Do we really know the business risks associated with the new software we design, build, test, and implement? Will the new capabilities we invested so much time and resources in actually function and perform and expected, or will they draw the ire of customer? Getting answers to these questions is the last “Holy Grail” of IT. Unfortunately, most IT stakeholders focus on the number of tests that are successfully run, not whether the tests are providing insight into critical business risks.
It is a rare enterprise CIO who likes to dive into software testing methodologies. But, IT leaders at all levels might be intrigued to learn what an archaic and ineffective process most enterprises are using to test the innovations driving their digital transformation initiatives. The way it’s commonly done, testing is an expensive activity that holds back your innovation—without providing clear insight into the business risks of your applications.
As an industry veteran with experience across a broad swath of industries, I can tell you that transforming testing is emerging as a stealth strategy to take your digital transformation initiatives to the next level. Many organisations are quietly transforming their testing process to deliver instant insight into the business risks of each release candidate. At the same time, they’re slashing testing costs, which frees up additional resources to dedicate to innovation. With this new competitive edge, they’re surging ahead.
How this process holds us back
What might surprise IT leaders—and especially CIOs—is that amount of time and money that testing requires vs. the business value that it actually delivers.
Most testing focuses on the number of tests that are run, not whether the tests are addressing the risks that are most important to the business. Often the last stage of testing is conducted by a dedicated independent testing organisation with inadequate understanding of their company’s business risks or objectives with the new software system. To make matters a bit worse, defects (or even false positives) discovered late are triaged for impact, and perhaps not addressed because of mounting pressure to release. And load testing – streaming transactions and queries against a system to make sure the system can handle full production volumes – usually gets short thrift.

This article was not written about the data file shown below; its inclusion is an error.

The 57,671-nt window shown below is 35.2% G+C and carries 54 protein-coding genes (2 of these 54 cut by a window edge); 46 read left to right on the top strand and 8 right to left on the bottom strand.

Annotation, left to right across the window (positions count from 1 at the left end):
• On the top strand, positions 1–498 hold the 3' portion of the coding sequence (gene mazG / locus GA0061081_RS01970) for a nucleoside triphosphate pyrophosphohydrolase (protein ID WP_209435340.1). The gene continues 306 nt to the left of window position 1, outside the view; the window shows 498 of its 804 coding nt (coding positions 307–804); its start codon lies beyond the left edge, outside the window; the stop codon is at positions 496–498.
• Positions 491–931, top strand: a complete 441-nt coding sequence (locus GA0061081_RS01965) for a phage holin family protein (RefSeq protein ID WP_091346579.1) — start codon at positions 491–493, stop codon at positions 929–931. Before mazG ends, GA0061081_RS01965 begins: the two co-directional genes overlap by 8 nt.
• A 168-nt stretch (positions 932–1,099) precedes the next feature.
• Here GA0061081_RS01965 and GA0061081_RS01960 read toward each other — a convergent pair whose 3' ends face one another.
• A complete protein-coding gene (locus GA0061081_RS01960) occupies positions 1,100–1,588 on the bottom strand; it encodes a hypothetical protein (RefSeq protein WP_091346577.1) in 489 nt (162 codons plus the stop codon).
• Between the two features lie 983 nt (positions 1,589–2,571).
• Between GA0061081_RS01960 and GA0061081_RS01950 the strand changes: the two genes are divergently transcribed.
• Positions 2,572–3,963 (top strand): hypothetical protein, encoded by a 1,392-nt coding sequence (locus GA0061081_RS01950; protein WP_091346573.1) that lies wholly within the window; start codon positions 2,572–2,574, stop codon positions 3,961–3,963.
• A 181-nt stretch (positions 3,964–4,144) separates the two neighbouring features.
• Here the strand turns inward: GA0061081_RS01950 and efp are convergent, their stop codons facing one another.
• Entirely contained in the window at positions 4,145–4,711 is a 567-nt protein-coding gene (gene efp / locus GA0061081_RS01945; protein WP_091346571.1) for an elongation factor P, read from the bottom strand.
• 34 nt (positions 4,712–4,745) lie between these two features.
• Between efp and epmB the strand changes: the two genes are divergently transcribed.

I understand that many IT leaders find software testing boring. However, upon learning that this process often consumes 40 per cent of an IT application budget, people tend to find it more intriguing.
Why is testing so ineffective yet expensive? Thanks to agile methodologies and DevOps, software development cycle times have been reduced significantly, yet today’s software testing continues to operate at a slower pace—creating a process cadence mismatch. This is because testing is dominated by manual tests. In fact, 70-80 per cent of software testing is manual, tedious, and time-intensive. At the end of the day, we do not really know whether the right tests were done, nor do we know if the software system and databases can perform well in production.
Transforming testing for a competitive edge
So, should a CIO care about software testing? Yes – but not about how many tests were completed. What is far more important is whether the tests that were completed actually address the business risks of the enterprise in a way that gives confidence in test results.